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McAllen, Texas Personal Injury Law Blog

Car crash numbers go up in summer

It's no surprise that car crash numbers go up during the summer when more motorists are on the roads. Since some of the most frequent outcomes of car crashes are traumatic brain injuries, Texas motorists should understand the nature of these conditions. It turns out that TBIs are frequently subject to misdiagnoses and delayed diagnoses.

A mild traumatic brain injury is called a concussion, and this can be incurred through any blow or jolt to the head. The symptoms range from loss of cognitive function to exaggerated mood swings to slurred speech. They may appear minutes after the crash or perhaps two or three days later. Medical experts recommend that crash victims get examined right away to reduce the chances of a false diagnosis.

Ford recalls vehicles that could roll away while parked

Texas motorists may have heard that Ford Motor Co. is recalling 550,000 sedans and SUVs over fears the vehicles could roll away while parked. Around 504,000 of the affected vehicles are located in the U.S., and the rest are in Canada and Mexico.

According to Ford, the recall involves 2013-2014 Ford Escape SUVs and 2013-2016 Ford Fusion sedans made in Michigan, Kentucky, and Mexico. The vehicles have a transmission issue that could allow them to be in a different gear than drivers believe they are in. As a result, the vehicles could appear to be in park when they are actually still in gear, potentially allowing them to roll away. The problem occurs when a bushing that holds the transmission shifter cable becomes disconnected.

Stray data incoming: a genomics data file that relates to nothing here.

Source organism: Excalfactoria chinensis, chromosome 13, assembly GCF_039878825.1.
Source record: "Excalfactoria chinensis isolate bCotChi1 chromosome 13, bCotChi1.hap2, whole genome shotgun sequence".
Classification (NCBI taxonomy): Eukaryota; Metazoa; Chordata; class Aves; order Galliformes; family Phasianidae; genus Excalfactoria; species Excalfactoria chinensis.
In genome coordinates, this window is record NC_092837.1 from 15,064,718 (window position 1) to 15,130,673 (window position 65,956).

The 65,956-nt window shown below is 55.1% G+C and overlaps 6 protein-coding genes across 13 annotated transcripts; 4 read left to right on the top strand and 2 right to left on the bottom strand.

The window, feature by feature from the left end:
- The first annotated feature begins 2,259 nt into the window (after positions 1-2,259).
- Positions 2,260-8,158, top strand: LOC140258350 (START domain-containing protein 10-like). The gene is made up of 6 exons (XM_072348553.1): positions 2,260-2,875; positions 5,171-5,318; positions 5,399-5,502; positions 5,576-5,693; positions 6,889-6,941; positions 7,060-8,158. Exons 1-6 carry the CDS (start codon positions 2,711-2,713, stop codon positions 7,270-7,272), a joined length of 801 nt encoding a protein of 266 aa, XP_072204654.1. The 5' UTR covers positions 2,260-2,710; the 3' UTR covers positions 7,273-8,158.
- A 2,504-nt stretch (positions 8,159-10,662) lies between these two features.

Larger cars are safer according to HLDI study

Many of the new cars, pickup trucks and SUVs on sale in Texas and around the country are packed with innovative passive and active safety features, but figures from the Highway Loss Data Institute suggest that the size and weight of a vehicle may be more important than the number of airbags it contains. The nonprofit group collects and analyses traffic accident statistics to help insurance companies manage risk and set premiums, and its study of 2014, 2015 and 2016 vehicles reveals that safety increases along with vehicle size.

All new vehicles in the United States must meet minimum safety standards and pass federal crash tests, but the data suggests that some offer their occupants far more protection in a crash than others. HLDI researchers studied insurance claim data to give each car, pickup truck or SUV a safety score based on the number and size of insurance claims filed by injured road users. More claims and larger claims resulted in higher scores. The baseline for the automotive industry as a whole was set at 100.

Texas intersections: Dangerous places for drivers and pedestrians

If you have been driving in Texas for any length of time, you can likely relate to those who say they feel like their lives are at risk every time they get behind the wheel. High-speed traffic, distracted drivers and the sheer volume of vehicles can leave motorists feeling nervous, even if they are only taking quick jaunts to nearby convenience stores or commuting to and from work. Some road locations typically feel less safe than others do.  

Intersections are high-risk areas, whether entering them by car or on foot. If you come to a secured crossroads, meaning one with traffic lights or stop signs, you may feel a bit safer as you wait your turn to move. By being aware of the different types of intersections there are and the standard safety rules that apply, you may lower your chances of a collision. Still, all it takes is one negligent driver to cause disaster, in which case it's important to know where to turn for support

Distracted driving during the summer

Drivers in Texas may want to be extra conscious of distracted driving during the upcoming summer months. In response to the increased risk of summertime driving, the Travelers Institute has issued a warning to motorists.

According to a study conducted by a leading smartphone telematics platform that evaluated the driving behaviors of over 20,000 users from January 2017 through May 2018, drivers spend more time preoccupied with their phones during June, July and August. Based on those findings, summertime drivers spend an average of 15 minutes an hour being distracted while behind the wheel. This statistic is almost 10 percent more than that for the remainder of the year.